After market clarity and historic understanding, it comes down to managing your risk.

Even though there is a 50% chance that a flip of a coin will either land on heads or tails, that doesn’t mean it'll never come up tails 10 tosses in a row.  Unlikely things do happen (they're called "black swans").  To be successful, we have to position ourselves to not get into trouble when they do.

As long as we manage our positions properly and we play only for high probability outcomes, we should make money.


It may seem like I’m oversimplifying what some of the world’s most successful investors taught me over the last couple of decades.

But people lose money when they overcomplicate things.

In our educational programs (Options Soup and Technical Analysis Millionaire)  we teach our trainees that it pays to keep it simple.

“Market clarity” is a less stuffy term than “market analysis,” and it more accurately describes what great market timers are really doing.

When people hear the word “analysis” they tend to think about math equations... having the right information that nobody else has in front of them... squiggly lines on price charts and so on.

Most people feel as intimidated by the term “analysis”, and by the tools analysts use, as I do when I lift up the hood of my car (“wtf?”).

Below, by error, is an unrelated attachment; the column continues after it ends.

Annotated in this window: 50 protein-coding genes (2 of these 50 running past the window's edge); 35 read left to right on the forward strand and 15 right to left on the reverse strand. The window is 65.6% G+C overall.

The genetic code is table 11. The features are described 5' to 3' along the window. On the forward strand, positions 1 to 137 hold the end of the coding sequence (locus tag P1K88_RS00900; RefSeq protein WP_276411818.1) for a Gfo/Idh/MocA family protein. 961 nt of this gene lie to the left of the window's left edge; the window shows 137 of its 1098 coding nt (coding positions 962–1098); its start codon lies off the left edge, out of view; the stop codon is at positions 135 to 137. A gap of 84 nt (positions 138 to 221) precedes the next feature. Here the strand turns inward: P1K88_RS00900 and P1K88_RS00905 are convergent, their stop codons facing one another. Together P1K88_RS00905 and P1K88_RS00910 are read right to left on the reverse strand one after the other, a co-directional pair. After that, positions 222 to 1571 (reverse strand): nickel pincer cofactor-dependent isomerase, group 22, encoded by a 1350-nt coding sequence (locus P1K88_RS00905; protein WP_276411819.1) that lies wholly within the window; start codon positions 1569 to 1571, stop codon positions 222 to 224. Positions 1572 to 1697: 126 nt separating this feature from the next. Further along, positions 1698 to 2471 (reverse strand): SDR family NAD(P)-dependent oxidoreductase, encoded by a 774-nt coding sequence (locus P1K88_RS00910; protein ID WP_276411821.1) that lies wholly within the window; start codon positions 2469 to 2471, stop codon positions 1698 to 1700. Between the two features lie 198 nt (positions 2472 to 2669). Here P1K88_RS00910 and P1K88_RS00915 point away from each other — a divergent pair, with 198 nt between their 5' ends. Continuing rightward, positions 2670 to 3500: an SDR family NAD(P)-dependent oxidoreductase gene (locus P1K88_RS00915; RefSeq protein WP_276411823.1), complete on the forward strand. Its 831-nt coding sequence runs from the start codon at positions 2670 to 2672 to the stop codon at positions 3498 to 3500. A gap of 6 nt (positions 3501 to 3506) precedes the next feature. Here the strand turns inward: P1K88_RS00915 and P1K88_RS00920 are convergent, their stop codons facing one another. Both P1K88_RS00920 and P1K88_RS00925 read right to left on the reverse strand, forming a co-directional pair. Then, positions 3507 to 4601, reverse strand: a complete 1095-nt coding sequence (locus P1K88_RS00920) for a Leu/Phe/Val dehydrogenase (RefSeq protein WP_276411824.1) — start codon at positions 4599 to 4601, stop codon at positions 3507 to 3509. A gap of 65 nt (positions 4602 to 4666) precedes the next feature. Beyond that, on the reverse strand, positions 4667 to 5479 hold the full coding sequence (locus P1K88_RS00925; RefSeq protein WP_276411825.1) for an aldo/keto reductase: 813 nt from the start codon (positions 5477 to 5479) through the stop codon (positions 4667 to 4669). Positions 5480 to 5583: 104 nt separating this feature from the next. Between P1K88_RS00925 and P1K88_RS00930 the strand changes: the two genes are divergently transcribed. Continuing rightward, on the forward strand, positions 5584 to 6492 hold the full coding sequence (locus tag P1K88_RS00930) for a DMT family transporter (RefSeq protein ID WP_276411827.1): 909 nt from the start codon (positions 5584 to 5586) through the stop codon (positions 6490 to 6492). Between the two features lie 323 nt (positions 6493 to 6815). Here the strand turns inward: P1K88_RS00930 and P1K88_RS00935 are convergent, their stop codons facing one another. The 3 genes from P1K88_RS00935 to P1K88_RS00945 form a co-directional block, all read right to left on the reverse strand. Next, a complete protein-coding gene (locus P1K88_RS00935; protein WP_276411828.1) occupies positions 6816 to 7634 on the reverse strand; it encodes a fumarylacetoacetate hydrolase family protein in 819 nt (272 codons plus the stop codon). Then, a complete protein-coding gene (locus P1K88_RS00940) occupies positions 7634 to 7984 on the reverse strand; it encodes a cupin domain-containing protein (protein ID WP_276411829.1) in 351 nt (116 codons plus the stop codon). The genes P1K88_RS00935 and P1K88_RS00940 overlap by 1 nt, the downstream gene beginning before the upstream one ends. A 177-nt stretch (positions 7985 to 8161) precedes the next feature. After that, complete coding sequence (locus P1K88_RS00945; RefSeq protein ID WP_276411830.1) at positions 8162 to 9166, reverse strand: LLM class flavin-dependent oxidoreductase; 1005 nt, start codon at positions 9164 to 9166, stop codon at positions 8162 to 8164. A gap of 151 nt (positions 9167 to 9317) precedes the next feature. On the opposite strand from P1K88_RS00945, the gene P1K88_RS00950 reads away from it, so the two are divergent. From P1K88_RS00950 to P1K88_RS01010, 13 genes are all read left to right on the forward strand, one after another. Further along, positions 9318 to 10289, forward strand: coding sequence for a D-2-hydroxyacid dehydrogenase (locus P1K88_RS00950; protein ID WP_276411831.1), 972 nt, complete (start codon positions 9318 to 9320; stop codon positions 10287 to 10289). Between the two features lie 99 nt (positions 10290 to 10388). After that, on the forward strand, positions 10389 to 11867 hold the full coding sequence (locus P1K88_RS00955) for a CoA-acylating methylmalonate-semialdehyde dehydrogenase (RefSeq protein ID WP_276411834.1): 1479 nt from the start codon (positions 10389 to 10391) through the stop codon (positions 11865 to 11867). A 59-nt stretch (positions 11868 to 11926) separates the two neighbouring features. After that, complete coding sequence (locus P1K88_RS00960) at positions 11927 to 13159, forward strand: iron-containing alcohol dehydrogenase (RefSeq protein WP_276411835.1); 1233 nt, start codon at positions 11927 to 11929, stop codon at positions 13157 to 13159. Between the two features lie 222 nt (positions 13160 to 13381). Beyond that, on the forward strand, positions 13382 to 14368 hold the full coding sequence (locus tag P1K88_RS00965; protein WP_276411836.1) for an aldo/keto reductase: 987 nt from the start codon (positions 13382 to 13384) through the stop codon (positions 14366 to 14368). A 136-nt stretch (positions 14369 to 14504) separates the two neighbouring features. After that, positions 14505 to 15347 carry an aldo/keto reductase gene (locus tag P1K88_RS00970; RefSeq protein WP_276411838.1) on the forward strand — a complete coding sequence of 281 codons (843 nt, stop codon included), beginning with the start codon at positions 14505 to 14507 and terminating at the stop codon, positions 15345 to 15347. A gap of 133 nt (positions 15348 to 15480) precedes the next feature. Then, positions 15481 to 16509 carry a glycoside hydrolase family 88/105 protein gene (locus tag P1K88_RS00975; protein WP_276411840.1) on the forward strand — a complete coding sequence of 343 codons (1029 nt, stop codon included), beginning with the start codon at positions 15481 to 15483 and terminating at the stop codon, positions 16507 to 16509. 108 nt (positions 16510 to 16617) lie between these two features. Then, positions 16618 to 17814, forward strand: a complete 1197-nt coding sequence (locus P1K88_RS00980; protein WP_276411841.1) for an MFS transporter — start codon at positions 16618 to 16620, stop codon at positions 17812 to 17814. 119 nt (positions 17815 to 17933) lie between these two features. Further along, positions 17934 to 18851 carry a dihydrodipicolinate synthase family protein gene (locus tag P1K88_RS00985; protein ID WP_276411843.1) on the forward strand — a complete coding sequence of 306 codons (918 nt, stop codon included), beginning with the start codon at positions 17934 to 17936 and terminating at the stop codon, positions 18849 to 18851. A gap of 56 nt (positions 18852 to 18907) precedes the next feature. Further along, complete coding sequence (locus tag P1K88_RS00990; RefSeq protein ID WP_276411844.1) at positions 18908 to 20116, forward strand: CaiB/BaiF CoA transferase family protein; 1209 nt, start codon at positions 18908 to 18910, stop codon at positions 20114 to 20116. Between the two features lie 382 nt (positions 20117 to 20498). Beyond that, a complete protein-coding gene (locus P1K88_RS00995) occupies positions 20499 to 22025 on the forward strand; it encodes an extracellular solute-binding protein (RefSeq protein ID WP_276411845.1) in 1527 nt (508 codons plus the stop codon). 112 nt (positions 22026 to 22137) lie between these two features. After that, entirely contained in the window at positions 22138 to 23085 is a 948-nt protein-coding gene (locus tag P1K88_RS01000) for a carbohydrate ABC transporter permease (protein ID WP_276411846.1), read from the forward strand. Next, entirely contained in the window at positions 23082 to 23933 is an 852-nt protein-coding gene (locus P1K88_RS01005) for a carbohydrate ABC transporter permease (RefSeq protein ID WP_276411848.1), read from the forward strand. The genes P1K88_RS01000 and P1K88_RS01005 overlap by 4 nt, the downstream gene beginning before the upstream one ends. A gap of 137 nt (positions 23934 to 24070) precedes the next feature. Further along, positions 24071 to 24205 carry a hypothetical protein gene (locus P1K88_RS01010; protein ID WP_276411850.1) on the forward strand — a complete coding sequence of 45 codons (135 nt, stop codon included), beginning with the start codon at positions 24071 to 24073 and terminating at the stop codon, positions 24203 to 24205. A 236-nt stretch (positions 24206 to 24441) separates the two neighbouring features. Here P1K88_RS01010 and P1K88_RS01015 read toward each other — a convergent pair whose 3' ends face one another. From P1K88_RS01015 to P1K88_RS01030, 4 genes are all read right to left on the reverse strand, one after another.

But I've found that, once people get past the new lingo and grasp what’s making the squiggly lines squiggle, they always seem to realize that the charts and data are not difficult to manage.

Since the financial markets move based on human decision-making, it’s pretty easy to form an accurate opinion about what’s likely to happen next.

For example...

I have a pretty good idea what growth phases my children are likely to go through in the coming 12 months, even though I can’t be 100% sure.  Similarly, we know, based on history, that there is a general path and natural progression that humans follow in the stock market.

Knowing that, we just have to position ourselves to work with what is likely to happen next.  We'll deal with the odd "outlier" events as they come.

That’s why, I never robotically tell folks in my educational programs stuff like: “When the blue line crosses the red line it means you should BUY”!  Instead, I make sure they understand why the chart is doing what it’s doing.  We look deeply into what thinking (or what motivations) influenced the decisions of various market participants.

And I make sure they know how to use tools to gain a crystal clear understanding of what’s happening in the financial markets.

Never just accept what the media tells you is happening in the financial markets.  You’d be surprised how little they really know. (Actually, in today's era of "fake news", maybe you wouldn't be surprised after all.)

Don’t feel discouraged if you don’t understand something about the financial markets, because I've seen some of the smartest, most experienced investors/traders look up some pretty basic terms when they think nobody’s looking.  It’s normal.  You don’t have to memorize everything about the market to succeed.

Just conquer any personal feelings of intimidation... or set aside any preconceived notions about the financial markets... and you'll be rewarded big time for your bravery.

If you can accept that people are generally predictable, then you probably know a lot more about the market than you realize!

And as always, trade safe!